Smith saved himself one shot at the end. The greens are firm enough that anything in the rough makes it hard to stop near the hole, and his shot from deep grass right of the 18th fairway bounded to the back of the green with a front pin. The Aussie went with a flop shot that trickled near the hole and settled three feet away for par.
"It was a nice one to get par out of," Smith said. "There was lots of not so good stuff out there today, and just stuck in there. Managed to have a couple of birdies on that back nine. Just nice to get away with level par and keep myself in the tournament. I think especially today it could have got away from me a little bit."
Cantlay began his round by pulling his tee shot into a stream and making a double bogey. He atoned for that with a pair of eagles and finished with three straight par putts from outside eight feet, but he was seven behind.
That would appear to be too far back — the largest comeback at the Memorial is five shots, most recently 15 years ago by K.J. Choi. Then again, players have rallied from seven shots behind to win via playoff the past two weeks, with Sam Burns the champion in the Charles Schwab Challenge and Justin Thomas coming out on top at the PGA Championship.
"I wouldn't be surprised if it's any different," Wise said. "Anything is possible."
Minjee Lee's major move
SOUTHERN PINES, N.C. — Minjee Lee appears to be on mission.
The 26-year-old Australian shot a 4-under 67 to take a three-stroke lead over American player Mina Harigae into the final round of the U.S. Women's Open.
At 13-under 200, Lee was within striking distance of the U.S. Women's Open scoring record in relation to par held by Juli Inkster, who finished at 16-under 272 in 1999 at Old Waverly. Inkster did that on a par-72 course, while par is 71 at Pine Needles.
"I haven't really thought about it," Lee said. "If I play good, it's going to come with it, right?"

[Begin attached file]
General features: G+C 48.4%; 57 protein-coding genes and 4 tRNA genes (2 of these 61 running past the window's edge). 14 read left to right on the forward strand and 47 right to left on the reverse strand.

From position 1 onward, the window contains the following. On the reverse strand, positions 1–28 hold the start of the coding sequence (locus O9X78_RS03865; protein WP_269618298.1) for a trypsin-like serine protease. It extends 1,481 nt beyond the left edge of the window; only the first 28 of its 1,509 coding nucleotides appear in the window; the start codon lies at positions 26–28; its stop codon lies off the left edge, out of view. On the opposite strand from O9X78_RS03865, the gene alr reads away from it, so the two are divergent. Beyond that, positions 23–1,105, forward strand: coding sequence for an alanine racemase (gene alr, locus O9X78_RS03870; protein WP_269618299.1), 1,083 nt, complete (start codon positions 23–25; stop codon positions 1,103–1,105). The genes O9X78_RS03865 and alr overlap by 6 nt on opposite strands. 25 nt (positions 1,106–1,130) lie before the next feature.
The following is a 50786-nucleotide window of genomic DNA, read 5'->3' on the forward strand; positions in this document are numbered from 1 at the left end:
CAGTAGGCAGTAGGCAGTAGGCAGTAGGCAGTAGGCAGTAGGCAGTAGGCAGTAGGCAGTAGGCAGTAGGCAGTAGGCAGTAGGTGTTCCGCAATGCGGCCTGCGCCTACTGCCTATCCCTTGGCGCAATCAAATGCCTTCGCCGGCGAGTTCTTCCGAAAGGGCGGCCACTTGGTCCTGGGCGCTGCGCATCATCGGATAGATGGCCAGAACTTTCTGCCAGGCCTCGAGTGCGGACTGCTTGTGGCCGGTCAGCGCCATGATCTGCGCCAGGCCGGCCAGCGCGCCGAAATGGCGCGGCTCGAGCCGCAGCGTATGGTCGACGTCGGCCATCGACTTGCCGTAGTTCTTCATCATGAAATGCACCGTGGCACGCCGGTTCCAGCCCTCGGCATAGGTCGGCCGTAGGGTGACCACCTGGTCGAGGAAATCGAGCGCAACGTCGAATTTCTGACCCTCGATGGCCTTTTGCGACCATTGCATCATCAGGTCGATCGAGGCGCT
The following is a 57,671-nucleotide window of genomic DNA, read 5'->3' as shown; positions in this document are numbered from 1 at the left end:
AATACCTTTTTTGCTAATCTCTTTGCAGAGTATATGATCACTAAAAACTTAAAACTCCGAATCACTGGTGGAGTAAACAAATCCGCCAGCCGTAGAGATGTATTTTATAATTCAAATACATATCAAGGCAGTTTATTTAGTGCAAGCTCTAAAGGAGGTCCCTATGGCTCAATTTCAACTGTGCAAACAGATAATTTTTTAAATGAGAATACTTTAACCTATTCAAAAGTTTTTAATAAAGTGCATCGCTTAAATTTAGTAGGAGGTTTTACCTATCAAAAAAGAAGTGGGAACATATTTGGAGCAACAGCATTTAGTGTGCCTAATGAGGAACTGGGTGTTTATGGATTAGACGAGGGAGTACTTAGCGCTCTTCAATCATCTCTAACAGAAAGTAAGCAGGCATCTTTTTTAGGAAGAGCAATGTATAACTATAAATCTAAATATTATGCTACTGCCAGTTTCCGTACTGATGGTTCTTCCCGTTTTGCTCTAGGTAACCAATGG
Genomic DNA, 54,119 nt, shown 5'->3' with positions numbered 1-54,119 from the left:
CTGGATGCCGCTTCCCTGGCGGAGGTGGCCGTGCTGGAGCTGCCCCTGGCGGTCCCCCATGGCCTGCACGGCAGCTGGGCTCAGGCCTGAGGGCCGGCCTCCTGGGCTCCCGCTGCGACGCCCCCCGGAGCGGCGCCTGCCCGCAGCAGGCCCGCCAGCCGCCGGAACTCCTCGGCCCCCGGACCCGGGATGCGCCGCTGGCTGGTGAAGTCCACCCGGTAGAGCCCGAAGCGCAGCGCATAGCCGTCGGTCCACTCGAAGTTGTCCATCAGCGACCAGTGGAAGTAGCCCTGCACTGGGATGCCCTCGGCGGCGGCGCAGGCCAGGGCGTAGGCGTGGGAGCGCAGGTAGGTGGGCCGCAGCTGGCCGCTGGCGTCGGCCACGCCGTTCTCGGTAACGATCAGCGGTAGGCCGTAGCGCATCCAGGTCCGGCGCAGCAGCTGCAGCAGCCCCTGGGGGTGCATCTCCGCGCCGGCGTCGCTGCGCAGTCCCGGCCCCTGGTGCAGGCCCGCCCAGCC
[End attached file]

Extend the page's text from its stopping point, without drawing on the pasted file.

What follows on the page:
The fourth-ranked Lee won the Founders Cup three weeks ago in New Jersey for her seventh career victory on the LPGA Tour. She's trying to win her second major title after taking the 2021 Evian Championship.
Harigae (70), the first-round leader who shared the 36-hole lead with Lee, was three strokes ahead of England's Bronte Law (68). Six players were at 6 under, including Swedish amateur Ingrid Lindblad, who has followed an opening 65 with back-to-back 71s.
Champions: Four share the lead
DES MOINES, Iowa — Steven Alker topped yet another PGA Tour Champions leaderboard, shooting an 8-under 64 for a share of the second-round lead in the Principal Charity Classic.
Coming off a victory last weekend in Michigan in the Senior PGA Championship, Alker played the four par-5 holes at Wakonda Club in 5 under — he made an eagle and three birdies — to match fast-closing Jerry Kelly (66), first-round leader Kirk Triplett (63) and Brett Quigley (66) at 13-under 131.
"Things are going well," Alker said "And my caddie is saying I have got a good plan. I'm just in a good place. Just hitting the targets that I need to. And obviously putting nicely this week, too."
Alker is trying to win for the fifth time in his past 12 events. The 50-year-old New Zealander spent the bulk of his career on the Korn Ferry Tour and a few seasons on the PGA Tour and European tour. Last week at Benton Harbor, he closed with an 8-under 63 for a three-shot victory.
Bernhard Langer was a stroke back — the 64-year-old German star birdied three of the last five holes in a bogey-free 66 — and Brandt Jobe (67) was next at 9 under.